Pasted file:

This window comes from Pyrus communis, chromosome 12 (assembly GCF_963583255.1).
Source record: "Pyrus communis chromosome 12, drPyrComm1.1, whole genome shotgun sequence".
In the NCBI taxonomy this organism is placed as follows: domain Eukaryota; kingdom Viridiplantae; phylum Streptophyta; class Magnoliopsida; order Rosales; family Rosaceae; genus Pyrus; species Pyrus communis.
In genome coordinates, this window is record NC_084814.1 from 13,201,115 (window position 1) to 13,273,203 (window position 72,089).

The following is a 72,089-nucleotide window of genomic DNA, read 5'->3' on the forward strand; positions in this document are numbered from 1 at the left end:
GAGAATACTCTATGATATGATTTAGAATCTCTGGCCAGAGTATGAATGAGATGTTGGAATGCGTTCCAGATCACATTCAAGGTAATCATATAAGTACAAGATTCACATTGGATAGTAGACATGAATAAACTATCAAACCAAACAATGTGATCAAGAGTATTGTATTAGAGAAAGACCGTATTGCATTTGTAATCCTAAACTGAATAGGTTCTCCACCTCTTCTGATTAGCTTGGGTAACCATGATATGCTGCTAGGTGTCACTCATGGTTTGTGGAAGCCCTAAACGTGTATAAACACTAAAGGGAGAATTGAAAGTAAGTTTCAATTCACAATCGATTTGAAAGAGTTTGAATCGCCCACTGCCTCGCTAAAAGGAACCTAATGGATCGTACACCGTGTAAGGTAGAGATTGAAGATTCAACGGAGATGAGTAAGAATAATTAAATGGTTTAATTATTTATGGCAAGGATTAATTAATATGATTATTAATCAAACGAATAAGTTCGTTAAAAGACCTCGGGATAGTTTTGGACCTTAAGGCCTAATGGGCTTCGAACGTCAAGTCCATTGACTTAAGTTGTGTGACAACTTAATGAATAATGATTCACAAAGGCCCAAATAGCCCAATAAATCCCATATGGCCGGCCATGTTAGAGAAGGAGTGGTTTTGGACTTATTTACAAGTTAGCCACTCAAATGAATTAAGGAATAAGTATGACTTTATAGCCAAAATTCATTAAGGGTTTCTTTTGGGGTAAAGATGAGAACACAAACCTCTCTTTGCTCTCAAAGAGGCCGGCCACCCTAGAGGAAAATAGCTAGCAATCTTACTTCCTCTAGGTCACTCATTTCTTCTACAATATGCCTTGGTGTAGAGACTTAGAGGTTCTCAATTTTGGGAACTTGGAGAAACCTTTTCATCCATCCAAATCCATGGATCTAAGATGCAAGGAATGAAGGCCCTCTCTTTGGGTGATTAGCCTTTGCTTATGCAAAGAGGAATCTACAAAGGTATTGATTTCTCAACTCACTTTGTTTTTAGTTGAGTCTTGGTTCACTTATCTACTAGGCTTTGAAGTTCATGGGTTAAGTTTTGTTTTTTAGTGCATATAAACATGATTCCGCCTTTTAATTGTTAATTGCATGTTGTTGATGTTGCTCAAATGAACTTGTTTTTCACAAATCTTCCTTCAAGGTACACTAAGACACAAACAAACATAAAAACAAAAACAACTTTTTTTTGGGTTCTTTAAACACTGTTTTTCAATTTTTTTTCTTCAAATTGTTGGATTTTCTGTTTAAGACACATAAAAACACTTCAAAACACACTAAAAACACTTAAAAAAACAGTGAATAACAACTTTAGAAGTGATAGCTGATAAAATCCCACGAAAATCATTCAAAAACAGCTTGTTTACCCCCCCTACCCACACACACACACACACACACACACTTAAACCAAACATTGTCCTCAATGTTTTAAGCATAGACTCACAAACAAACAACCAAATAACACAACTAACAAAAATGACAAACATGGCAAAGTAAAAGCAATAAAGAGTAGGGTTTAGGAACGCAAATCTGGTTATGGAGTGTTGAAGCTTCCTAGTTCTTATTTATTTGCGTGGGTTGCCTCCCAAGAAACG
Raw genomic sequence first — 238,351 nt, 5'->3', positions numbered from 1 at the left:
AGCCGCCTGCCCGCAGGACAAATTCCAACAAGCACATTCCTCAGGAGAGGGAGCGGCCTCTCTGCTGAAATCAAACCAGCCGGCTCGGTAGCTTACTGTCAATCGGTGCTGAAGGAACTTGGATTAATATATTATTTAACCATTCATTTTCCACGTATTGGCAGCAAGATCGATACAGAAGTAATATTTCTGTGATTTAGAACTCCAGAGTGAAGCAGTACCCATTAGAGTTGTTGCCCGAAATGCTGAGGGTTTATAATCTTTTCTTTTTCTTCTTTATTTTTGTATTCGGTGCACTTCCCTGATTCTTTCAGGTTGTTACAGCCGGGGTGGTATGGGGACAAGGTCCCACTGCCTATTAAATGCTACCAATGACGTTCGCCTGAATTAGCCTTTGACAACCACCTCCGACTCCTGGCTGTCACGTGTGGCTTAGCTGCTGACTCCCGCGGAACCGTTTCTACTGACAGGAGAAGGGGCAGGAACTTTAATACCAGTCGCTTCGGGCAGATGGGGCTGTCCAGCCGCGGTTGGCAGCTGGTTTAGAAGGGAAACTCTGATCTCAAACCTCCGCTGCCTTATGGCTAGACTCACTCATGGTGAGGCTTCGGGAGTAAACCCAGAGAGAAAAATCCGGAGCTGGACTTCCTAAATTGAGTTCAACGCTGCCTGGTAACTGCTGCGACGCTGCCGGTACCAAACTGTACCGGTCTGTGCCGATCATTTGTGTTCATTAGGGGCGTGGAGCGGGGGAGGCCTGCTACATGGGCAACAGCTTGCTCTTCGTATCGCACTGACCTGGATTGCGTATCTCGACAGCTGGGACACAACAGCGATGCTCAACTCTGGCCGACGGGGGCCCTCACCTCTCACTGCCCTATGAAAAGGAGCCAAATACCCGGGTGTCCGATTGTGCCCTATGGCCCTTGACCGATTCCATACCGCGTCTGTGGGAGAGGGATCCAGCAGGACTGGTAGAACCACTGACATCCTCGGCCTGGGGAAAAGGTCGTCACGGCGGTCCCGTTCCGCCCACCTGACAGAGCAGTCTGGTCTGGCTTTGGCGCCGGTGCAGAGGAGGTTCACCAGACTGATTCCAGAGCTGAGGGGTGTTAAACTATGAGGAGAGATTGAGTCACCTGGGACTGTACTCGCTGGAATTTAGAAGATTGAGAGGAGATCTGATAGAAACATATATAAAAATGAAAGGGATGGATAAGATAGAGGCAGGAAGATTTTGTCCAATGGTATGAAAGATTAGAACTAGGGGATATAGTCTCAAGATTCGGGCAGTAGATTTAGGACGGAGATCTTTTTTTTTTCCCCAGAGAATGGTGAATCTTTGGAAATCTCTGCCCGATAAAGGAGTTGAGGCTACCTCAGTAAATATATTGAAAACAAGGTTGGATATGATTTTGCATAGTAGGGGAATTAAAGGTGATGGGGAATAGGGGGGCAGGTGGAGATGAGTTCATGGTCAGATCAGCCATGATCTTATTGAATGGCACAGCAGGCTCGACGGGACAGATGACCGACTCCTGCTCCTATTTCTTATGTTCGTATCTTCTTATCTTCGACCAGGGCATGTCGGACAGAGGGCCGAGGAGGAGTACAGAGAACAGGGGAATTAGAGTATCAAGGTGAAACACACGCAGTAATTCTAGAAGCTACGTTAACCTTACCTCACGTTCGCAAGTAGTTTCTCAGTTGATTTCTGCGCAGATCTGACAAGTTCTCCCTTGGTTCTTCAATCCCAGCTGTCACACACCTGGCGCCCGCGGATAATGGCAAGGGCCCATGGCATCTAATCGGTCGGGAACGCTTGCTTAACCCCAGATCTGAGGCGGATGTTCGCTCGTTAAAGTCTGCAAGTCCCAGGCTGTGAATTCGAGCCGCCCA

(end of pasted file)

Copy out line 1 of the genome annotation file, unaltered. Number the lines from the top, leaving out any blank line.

This window comes from Pyrus communis, chromosome 12 (assembly GCF_963583255.1).